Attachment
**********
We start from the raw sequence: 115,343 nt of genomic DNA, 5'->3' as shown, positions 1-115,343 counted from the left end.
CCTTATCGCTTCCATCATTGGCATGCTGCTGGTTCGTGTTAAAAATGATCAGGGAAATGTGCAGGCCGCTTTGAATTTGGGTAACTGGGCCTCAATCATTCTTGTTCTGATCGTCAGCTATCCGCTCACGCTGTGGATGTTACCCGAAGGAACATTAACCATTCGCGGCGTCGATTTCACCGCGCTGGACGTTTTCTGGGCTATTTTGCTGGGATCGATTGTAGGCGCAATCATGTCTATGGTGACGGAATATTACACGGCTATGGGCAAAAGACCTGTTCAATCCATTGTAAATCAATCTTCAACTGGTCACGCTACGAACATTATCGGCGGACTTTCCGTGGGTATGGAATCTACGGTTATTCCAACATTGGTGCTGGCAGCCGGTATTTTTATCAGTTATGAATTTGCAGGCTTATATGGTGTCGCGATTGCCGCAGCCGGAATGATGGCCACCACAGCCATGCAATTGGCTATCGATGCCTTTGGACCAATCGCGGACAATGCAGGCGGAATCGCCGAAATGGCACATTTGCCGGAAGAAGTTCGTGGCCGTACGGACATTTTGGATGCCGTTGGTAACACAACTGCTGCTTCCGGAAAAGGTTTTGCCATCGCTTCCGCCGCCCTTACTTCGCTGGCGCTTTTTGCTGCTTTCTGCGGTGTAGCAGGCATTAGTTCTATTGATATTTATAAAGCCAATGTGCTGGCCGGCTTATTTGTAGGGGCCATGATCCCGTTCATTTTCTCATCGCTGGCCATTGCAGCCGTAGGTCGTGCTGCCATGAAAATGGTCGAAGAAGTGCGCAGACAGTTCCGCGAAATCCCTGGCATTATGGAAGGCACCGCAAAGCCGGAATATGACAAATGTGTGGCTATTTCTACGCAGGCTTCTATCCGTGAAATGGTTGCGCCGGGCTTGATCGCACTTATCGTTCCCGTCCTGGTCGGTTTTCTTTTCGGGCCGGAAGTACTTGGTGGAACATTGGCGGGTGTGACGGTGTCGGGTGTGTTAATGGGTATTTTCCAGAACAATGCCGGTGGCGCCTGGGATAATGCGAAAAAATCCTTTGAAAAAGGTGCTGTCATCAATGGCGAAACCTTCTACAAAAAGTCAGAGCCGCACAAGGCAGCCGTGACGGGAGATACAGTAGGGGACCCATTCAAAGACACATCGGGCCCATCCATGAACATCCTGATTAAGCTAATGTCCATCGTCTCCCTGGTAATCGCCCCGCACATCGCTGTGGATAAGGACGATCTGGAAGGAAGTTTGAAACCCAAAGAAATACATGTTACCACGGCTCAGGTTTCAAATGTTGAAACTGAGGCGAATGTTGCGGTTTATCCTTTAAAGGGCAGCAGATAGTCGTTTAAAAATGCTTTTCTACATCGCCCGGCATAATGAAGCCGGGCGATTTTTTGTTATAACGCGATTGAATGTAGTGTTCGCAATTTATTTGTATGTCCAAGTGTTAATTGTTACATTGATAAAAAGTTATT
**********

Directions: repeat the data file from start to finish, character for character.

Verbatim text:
We start from the raw sequence: 115,343 nt of genomic DNA, 5'->3' as shown, positions 1-115,343 counted from the left end.
CCTTATCGCTTCCATCATTGGCATGCTGCTGGTTCGTGTTAAAAATGATCAGGGAAATGTGCAGGCCGCTTTGAATTTGGGTAACTGGGCCTCAATCATTCTTGTTCTGATCGTCAGCTATCCGCTCACGCTGTGGATGTTACCCGAAGGAACATTAACCATTCGCGGCGTCGATTTCACCGCGCTGGACGTTTTCTGGGCTATTTTGCTGGGATCGATTGTAGGCGCAATCATGTCTATGGTGACGGAATATTACACGGCTATGGGCAAAAGACCTGTTCAATCCATTGTAAATCAATCTTCAACTGGTCACGCTACGAACATTATCGGCGGACTTTCCGTGGGTATGGAATCTACGGTTATTCCAACATTGGTGCTGGCAGCCGGTATTTTTATCAGTTATGAATTTGCAGGCTTATATGGTGTCGCGATTGCCGCAGCCGGAATGATGGCCACCACAGCCATGCAATTGGCTATCGATGCCTTTGGACCAATCGCGGACAATGCAGGCGGAATCGCCGAAATGGCACATTTGCCGGAAGAAGTTCGTGGCCGTACGGACATTTTGGATGCCGTTGGTAACACAACTGCTGCTTCCGGAAAAGGTTTTGCCATCGCTTCCGCCGCCCTTACTTCGCTGGCGCTTTTTGCTGCTTTCTGCGGTGTAGCAGGCATTAGTTCTATTGATATTTATAAAGCCAATGTGCTGGCCGGCTTATTTGTAGGGGCCATGATCCCGTTCATTTTCTCATCGCTGGCCATTGCAGCCGTAGGTCGTGCTGCCATGAAAATGGTCGAAGAAGTGCGCAGACAGTTCCGCGAAATCCCTGGCATTATGGAAGGCACCGCAAAGCCGGAATATGACAAATGTGTGGCTATTTCTACGCAGGCTTCTATCCGTGAAATGGTTGCGCCGGGCTTGATCGCACTTATCGTTCCCGTCCTGGTCGGTTTTCTTTTCGGGCCGGAAGTACTTGGTGGAACATTGGCGGGTGTGACGGTGTCGGGTGTGTTAATGGGTATTTTCCAGAACAATGCCGGTGGCGCCTGGGATAATGCGAAAAAATCCTTTGAAAAAGGTGCTGTCATCAATGGCGAAACCTTCTACAAAAAGTCAGAGCCGCACAAGGCAGCCGTGACGGGAGATACAGTAGGGGACCCATTCAAAGACACATCGGGCCCATCCATGAACATCCTGATTAAGCTAATGTCCATCGTCTCCCTGGTAATCGCCCCGCACATCGCTGTGGATAAGGACGATCTGGAAGGAAGTTTGAAACCCAAAGAAATACATGTTACCACGGCTCAGGTTTCAAATGTTGAAACTGAGGCGAATGTTGCGGTTTATCCTTTAAAGGGCAGCAGATAGTCGTTTAAAAATGCTTTTCTACATCGCCCGGCATAATGAAGCCGGGCGATTTTTTGTTATAACGCGATTGAATGTAGTGTTCGCAATTTATTTGTATGTCCAAGTGTTAATTGTTACATTGATAAAAAGTTATT